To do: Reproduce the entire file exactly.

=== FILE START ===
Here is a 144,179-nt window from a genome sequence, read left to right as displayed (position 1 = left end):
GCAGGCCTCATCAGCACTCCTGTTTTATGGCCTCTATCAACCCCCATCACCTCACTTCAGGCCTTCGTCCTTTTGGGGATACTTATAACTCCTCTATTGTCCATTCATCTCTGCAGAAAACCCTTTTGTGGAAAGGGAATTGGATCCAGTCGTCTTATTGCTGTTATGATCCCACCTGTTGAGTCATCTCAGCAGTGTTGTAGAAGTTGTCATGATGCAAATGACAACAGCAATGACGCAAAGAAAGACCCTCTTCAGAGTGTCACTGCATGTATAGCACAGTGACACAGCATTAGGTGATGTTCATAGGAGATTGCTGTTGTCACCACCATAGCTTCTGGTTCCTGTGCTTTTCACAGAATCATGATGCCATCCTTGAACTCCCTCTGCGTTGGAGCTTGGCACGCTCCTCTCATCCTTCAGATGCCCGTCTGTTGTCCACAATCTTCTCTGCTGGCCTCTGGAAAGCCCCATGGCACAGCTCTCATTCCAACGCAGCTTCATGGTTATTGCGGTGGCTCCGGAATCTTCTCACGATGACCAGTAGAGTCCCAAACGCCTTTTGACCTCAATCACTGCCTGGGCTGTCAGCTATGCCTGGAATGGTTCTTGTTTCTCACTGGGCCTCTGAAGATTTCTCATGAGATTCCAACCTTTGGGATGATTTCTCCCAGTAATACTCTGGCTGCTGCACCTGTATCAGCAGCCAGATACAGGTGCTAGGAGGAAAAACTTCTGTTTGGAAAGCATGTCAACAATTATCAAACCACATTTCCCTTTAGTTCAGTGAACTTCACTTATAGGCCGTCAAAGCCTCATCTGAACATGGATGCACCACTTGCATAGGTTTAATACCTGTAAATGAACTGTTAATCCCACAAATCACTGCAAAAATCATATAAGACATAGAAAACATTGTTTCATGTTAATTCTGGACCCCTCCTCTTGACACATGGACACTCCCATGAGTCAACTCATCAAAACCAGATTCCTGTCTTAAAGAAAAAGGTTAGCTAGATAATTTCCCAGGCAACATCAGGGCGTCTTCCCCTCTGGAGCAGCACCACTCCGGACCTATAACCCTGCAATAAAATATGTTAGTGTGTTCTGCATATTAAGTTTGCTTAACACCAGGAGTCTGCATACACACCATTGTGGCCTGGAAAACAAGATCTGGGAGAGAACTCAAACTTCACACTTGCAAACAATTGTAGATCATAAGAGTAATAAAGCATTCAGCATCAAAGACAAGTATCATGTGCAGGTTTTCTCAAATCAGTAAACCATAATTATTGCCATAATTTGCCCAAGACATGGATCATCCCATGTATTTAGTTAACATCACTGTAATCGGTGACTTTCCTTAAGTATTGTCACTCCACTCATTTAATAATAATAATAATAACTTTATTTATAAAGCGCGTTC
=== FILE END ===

Here is a 144,179-nt window from a genome sequence, read left to right as displayed (position 1 = left end):
GCAGGCCTCATCAGCACTCCTGTTTTATGGCCTCTATCAACCCCCATCACCTCACTTCAGGCCTTCGTCCTTTTGGGGATACTTATAACTCCTCTATTGTCCATTCATCTCTGCAGAAAACCCTTTTGTGGAAAGGGAATTGGATCCAGTCGTCTTATTGCTGTTATGATCCCACCTGTTGAGTCATCTCAGCAGTGTTGTAGAAGTTGTCATGATGCAAATGACAACAGCAATGACGCAAAGAAAGACCCTCTTCAGAGTGTCACTGCATGTATAGCACAGTGACACAGCATTAGGTGATGTTCATAGGAGATTGCTGTTGTCACCACCATAGCTTCTGGTTCCTGTGCTTTTCACAGAATCATGATGCCATCCTTGAACTCCCTCTGCGTTGGAGCTTGGCACGCTCCTCTCATCCTTCAGATGCCCGTCTGTTGTCCACAATCTTCTCTGCTGGCCTCTGGAAAGCCCCATGGCACAGCTCTCATTCCAACGCAGCTTCATGGTTATTGCGGTGGCTCCGGAATCTTCTCACGATGACCAGTAGAGTCCCAAACGCCTTTTGACCTCAATCACTGCCTGGGCTGTCAGCTATGCCTGGAATGGTTCTTGTTTCTCACTGGGCCTCTGAAGATTTCTCATGAGATTCCAACCTTTGGGATGATTTCTCCCAGTAATACTCTGGCTGCTGCACCTGTATCAGCAGCCAGATACAGGTGCTAGGAGGAAAAACTTCTGTTTGGAAAGCATGTCAACAATTATCAAACCACATTTCCCTTTAGTTCAGTGAACTTCACTTATAGGCCGTCAAAGCCTCATCTGAACATGGATGCACCACTTGCATAGGTTTAATACCTGTAAATGAACTGTTAATCCCACAAATCACTGCAAAAATCATATAAGACATAGAAAACATTGTTTCATGTTAATTCTGGACCCCTCCTCTTGACACATGGACACTCCCATGAGTCAACTCATCAAAACCAGATTCCTGTCTTAAAGAAAAAGGTTAGCTAGATAATTTCCCAGGCAACATCAGGGCGTCTTCCCCTCTGGAGCAGCACCACTCCGGACCTATAACCCTGCAATAAAATATGTTAGTGTGTTCTGCATATTAAGTTTGCTTAACACCAGGAGTCTGCATACACACCATTGTGGCCTGGAAAACAAGATCTGGGAGAGAACTCAAACTTCACACTTGCAAACAATTGTAGATCATAAGAGTAATAAAGCATTCAGCATCAAAGACAAGTATCATGTGCAGGTTTTCTCAAATCAGTAAACCATAATTATTGCCATAATTTGCCCAAGACATGGATCATCCCATGTATTTAGTTAACATCACTGTAATCGGTGACTTTCCTTAAGTATTGTCACTCCACTCATTTAATAATAATAATAATAACTTTATTTATAAAGCGCGTTC